Current models of climate change and carbon emission assume that the immediate past is a reasonable guide to the future. They struggle to represent the complex causal structures and time-asymmetries of many socio-natural systems. COMPLEX integrates a suite of different climate-economic models operating at different scales (global, regional and individual) with our best understanding of fine-grained space-time patterns and the system-flips that are likely to occur in the long interval between now and 2050. Our task is to help policy makers facilitate the change to low-carbon economy.
COMPLEX is an EU funded project that has brought an international team of 17 partners across 11 European countries together to explore new energy technologies, new ways of using landscapes and new policy instruments to support the transition towards a low carbon society.
The goal of IIASA work is to build and analyze the hierarchy of models, which were developed within the COMPLEX project. ASA researchers explore the different models to understand how information from more aggregated qualitative models can be transmitted to more elaborated and detailed quantitative simulations, and vice versa.
A new Bayesian methodology is developed to obtain integrated knowledge from alternative sources that view the same system from various perspectives. The goal of the ASA research is to expand this methodology to dynamical models with random components. Based on a dynamic version of the Bayesian integration methodology, the climate-energy-economic system can be represented on a higher level by integrated models, which capture features of each of the originally given models and filter mutually incompatible local transitions between them.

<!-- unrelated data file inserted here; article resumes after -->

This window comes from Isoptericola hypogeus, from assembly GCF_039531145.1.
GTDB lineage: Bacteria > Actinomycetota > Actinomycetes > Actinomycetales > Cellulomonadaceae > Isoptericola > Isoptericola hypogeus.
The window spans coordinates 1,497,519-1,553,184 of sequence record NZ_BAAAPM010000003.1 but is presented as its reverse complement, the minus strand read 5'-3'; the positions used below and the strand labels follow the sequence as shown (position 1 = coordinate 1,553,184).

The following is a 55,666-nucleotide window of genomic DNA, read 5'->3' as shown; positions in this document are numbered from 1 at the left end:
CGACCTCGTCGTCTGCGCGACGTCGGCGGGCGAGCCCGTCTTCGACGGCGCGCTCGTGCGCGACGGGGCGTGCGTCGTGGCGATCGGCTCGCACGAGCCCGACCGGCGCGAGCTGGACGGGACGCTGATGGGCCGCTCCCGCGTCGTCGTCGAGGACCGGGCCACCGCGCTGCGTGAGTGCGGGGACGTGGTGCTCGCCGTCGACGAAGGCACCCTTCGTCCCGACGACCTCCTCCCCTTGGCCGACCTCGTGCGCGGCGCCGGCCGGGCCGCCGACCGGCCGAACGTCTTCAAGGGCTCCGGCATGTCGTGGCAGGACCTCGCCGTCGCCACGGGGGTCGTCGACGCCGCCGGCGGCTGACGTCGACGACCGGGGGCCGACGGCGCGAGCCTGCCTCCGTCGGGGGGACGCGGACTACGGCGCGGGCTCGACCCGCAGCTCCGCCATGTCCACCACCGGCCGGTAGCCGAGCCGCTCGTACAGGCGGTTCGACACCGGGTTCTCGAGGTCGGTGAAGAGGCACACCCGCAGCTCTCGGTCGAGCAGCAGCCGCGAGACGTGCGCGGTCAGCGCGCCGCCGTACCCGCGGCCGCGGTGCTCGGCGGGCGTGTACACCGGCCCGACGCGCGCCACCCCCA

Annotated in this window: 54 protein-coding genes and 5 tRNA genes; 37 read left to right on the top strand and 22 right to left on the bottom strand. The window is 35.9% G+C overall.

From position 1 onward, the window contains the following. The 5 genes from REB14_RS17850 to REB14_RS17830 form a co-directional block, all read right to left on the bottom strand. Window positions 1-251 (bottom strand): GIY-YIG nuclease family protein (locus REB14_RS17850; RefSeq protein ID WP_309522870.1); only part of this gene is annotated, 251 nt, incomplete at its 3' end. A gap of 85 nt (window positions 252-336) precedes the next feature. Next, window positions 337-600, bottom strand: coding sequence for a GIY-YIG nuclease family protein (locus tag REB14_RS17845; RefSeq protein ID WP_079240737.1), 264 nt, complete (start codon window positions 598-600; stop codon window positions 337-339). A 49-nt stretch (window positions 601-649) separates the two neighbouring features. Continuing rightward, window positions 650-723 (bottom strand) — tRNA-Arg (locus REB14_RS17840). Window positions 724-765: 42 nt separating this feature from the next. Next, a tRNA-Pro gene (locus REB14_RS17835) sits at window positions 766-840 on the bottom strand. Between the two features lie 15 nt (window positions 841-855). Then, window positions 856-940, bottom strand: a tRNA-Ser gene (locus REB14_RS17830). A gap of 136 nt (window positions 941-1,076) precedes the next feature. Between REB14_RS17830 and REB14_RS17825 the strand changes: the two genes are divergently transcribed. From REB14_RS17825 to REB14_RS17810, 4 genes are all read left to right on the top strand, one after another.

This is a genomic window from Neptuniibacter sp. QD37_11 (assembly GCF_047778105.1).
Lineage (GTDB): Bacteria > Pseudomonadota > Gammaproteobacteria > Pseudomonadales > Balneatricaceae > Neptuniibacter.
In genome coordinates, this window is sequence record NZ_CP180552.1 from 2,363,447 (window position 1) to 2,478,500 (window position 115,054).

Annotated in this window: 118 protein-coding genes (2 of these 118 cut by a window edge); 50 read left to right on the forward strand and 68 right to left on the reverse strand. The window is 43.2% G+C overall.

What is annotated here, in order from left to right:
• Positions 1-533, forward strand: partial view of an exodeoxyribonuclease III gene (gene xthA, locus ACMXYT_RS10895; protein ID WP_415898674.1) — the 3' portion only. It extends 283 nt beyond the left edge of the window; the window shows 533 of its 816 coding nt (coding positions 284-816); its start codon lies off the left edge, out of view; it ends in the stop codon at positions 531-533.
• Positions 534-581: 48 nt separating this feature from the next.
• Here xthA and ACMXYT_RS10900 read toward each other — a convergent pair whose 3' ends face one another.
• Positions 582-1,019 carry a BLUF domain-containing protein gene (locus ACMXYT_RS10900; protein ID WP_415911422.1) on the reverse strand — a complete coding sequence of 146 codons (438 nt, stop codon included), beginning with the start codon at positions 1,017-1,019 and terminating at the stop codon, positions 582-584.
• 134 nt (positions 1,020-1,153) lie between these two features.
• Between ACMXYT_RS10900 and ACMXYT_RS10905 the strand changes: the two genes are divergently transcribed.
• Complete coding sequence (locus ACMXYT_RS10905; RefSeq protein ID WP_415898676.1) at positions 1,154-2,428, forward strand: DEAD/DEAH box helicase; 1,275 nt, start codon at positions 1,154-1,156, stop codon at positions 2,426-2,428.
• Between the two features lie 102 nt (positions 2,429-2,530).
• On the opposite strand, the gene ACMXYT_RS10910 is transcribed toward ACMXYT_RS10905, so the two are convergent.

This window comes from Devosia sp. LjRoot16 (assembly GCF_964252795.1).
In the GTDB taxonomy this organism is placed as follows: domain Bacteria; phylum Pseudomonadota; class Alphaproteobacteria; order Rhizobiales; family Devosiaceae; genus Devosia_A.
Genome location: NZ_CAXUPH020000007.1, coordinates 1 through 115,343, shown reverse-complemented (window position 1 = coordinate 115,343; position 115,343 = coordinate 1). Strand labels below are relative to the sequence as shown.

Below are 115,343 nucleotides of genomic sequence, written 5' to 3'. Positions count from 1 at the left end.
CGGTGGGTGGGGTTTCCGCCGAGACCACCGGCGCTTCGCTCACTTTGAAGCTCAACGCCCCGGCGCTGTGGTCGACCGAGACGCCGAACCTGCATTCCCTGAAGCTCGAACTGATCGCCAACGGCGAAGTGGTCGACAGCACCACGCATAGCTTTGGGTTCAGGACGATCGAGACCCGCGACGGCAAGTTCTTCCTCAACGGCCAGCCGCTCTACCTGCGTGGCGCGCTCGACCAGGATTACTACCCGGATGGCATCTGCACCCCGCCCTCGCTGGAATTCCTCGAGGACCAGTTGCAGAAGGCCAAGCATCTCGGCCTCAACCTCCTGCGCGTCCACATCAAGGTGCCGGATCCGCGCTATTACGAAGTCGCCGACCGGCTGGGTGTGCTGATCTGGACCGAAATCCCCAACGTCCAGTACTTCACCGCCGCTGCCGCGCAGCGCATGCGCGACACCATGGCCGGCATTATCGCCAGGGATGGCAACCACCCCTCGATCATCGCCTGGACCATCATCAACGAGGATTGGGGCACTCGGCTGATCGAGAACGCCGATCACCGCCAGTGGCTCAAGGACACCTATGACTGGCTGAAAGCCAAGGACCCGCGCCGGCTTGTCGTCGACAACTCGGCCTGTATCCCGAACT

ASA researchers study data-driven stochastic qualitative models for structural sensitivity to see what happens to system behavior observed in some simpler models, when more details are added to models and when some of these features become no longer evident in the model performance. The target is to estimate the probabilities of system flips in the future under the business-as-usual scenario. Growth in the value of the estimated probability for a flip to occur will give a warning signal. The methodology is intended to be applied in analysis of future policy scenarios, alternative to the business-as-usual one.
Last edited: 23 October 2017
Program Director and Principal Research Scholar Advancing Systems Analysis Program
2012 - 2016
13 Jun 2016 - 14 Jun 2016
29 Sep 2014 - 30 Sep 2014
25 Nov 2013 - 27 Nov 2013
20 Nov 2013
13 Oct 2012 - 15 Oct 2012
18 February 2014
International Institute for Applied Systems Analysis (IIASA)
Schlossplatz 1, A-2361 Laxenburg, Austria
Phone: (+43 2236) 807 0 Fax:(+43 2236) 71 313